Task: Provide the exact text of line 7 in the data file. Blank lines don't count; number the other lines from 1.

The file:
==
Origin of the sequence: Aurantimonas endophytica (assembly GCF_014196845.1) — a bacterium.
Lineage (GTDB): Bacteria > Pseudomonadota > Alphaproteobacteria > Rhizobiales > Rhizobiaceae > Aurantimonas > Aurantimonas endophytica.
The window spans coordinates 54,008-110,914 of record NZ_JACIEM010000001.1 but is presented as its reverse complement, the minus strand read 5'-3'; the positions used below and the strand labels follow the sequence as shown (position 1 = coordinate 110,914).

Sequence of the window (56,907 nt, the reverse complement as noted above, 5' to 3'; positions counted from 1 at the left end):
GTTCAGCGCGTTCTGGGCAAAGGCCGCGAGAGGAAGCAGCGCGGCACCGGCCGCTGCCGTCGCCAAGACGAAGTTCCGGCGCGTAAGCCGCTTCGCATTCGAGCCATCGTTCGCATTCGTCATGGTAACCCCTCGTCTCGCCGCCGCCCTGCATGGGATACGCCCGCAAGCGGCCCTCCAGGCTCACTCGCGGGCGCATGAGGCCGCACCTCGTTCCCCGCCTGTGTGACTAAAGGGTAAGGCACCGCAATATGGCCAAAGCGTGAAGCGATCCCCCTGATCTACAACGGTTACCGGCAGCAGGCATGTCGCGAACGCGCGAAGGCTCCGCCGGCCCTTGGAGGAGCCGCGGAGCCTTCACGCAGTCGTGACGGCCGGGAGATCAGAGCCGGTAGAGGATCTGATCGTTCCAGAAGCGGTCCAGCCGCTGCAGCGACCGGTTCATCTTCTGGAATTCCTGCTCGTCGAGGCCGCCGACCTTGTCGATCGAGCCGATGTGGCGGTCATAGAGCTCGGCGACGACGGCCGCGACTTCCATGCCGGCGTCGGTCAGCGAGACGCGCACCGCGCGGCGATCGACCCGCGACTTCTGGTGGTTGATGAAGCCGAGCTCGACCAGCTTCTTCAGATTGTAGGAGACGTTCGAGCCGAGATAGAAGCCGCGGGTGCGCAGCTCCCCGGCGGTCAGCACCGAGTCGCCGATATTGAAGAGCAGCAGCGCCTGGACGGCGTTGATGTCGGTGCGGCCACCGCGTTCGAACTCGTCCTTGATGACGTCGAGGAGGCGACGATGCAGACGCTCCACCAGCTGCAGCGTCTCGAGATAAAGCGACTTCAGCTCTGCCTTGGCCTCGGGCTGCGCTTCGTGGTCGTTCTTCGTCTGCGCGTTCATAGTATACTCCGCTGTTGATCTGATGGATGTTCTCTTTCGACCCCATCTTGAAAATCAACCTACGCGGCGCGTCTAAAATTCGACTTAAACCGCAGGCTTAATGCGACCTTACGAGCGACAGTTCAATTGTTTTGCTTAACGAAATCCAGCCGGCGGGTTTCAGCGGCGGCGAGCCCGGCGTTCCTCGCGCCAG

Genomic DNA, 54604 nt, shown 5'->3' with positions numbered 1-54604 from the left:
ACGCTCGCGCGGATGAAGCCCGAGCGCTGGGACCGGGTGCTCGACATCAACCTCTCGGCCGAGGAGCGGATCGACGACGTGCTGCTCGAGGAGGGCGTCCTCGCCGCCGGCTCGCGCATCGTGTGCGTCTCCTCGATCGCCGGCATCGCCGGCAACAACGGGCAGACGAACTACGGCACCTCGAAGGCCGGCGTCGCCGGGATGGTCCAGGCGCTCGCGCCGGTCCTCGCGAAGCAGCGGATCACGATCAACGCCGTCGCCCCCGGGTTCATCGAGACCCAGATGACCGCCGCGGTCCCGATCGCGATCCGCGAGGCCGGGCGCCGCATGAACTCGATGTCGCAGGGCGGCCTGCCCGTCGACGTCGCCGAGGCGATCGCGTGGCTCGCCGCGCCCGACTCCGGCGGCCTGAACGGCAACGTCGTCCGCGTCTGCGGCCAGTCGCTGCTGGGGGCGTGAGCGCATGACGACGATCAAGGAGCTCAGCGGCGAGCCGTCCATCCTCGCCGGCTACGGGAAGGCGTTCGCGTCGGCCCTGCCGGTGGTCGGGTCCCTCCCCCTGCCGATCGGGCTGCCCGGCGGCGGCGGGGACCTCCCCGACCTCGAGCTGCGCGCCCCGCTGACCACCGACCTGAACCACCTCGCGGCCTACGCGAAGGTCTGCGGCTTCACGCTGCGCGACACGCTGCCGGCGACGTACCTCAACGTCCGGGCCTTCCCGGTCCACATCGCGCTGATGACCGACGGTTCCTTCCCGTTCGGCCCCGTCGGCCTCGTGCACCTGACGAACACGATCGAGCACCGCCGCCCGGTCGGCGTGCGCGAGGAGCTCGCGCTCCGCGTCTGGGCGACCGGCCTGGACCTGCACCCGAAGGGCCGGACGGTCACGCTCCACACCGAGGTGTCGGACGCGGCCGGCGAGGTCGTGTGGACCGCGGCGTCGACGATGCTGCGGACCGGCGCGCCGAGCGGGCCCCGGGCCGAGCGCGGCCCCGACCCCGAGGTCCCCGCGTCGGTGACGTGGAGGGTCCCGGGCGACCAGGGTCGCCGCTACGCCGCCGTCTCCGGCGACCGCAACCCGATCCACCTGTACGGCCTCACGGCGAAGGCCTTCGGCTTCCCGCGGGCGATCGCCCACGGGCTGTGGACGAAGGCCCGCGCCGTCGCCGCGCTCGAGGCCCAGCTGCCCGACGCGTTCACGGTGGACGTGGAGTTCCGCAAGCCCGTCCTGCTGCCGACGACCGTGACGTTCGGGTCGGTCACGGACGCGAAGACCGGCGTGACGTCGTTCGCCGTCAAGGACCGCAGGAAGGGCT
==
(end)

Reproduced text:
ACGCTCGCGCGGATGAAGCCCGAGCGCTGGGACCGGGTGCTCGACATCAACCTCTCGGCCGAGGAGCGGATCGACGACGTGCTGCTCGAGGAGGGCGTCCTCGCCGCCGGCTCGCGCATCGTGTGCGTCTCCTCGATCGCCGGCATCGCCGGCAACAACGGGCAGACGAACTACGGCACCTCGAAGGCCGGCGTCGCCGGGATGGTCCAGGCGCTCGCGCCGGTCCTCGCGAAGCAGCGGATCACGATCAACGCCGTCGCCCCCGGGTTCATCGAGACCCAGATGACCGCCGCGGTCCCGATCGCGATCCGCGAGGCCGGGCGCCGCATGAACTCGATGTCGCAGGGCGGCCTGCCCGTCGACGTCGCCGAGGCGATCGCGTGGCTCGCCGCGCCCGACTCCGGCGGCCTGAACGGCAACGTCGTCCGCGTCTGCGGCCAGTCGCTGCTGGGGGCGTGAGCGCATGACGACGATCAAGGAGCTCAGCGGCGAGCCGTCCATCCTCGCCGGCTACGGGAAGGCGTTCGCGTCGGCCCTGCCGGTGGTCGGGTCCCTCCCCCTGCCGATCGGGCTGCCCGGCGGCGGCGGGGACCTCCCCGACCTCGAGCTGCGCGCCCCGCTGACCACCGACCTGAACCACCTCGCGGCCTACGCGAAGGTCTGCGGCTTCACGCTGCGCGACACGCTGCCGGCGACGTACCTCAACGTCCGGGCCTTCCCGGTCCACATCGCGCTGATGACCGACGGTTCCTTCCCGTTCGGCCCCGTCGGCCTCGTGCACCTGACGAACACGATCGAGCACCGCCGCCCGGTCGGCGTGCGCGAGGAGCTCGCGCTCCGCGTCTGGGCGACCGGCCTGGACCTGCACCCGAAGGGCCGGACGGTCACGCTCCACACCGAGGTGTCGGACGCGGCCGGCGAGGTCGTGTGGACCGCGGCGTCGACGATGCTGCGGACCGGCGCGCCGAGCGGGCCCCGGGCCGAGCGCGGCCCCGACCCCGAGGTCCCCGCGTCGGTGACGTGGAGGGTCCCGGGCGACCAGGGTCGCCGCTACGCCGCCGTCTCCGGCGACCGCAACCCGATCCACCTGTACGGCCTCACGGCGAAGGCCTTCGGCTTCCCGCGGGCGATCGCCCACGGGCTGTGGACGAAGGCCCGCGCCGTCGCCGCGCTCGAGGCCCAGCTGCCCGACGCGTTCACGGTGGACGTGGAGTTCCGCAAGCCCGTCCTGCTGCCGACGACCGTGACGTTCGGGTCGGTCACGGACGCGAAGACCGGCGTGACGTCGTTCGCCGTCAAGGACCGCAGGAAGGGCT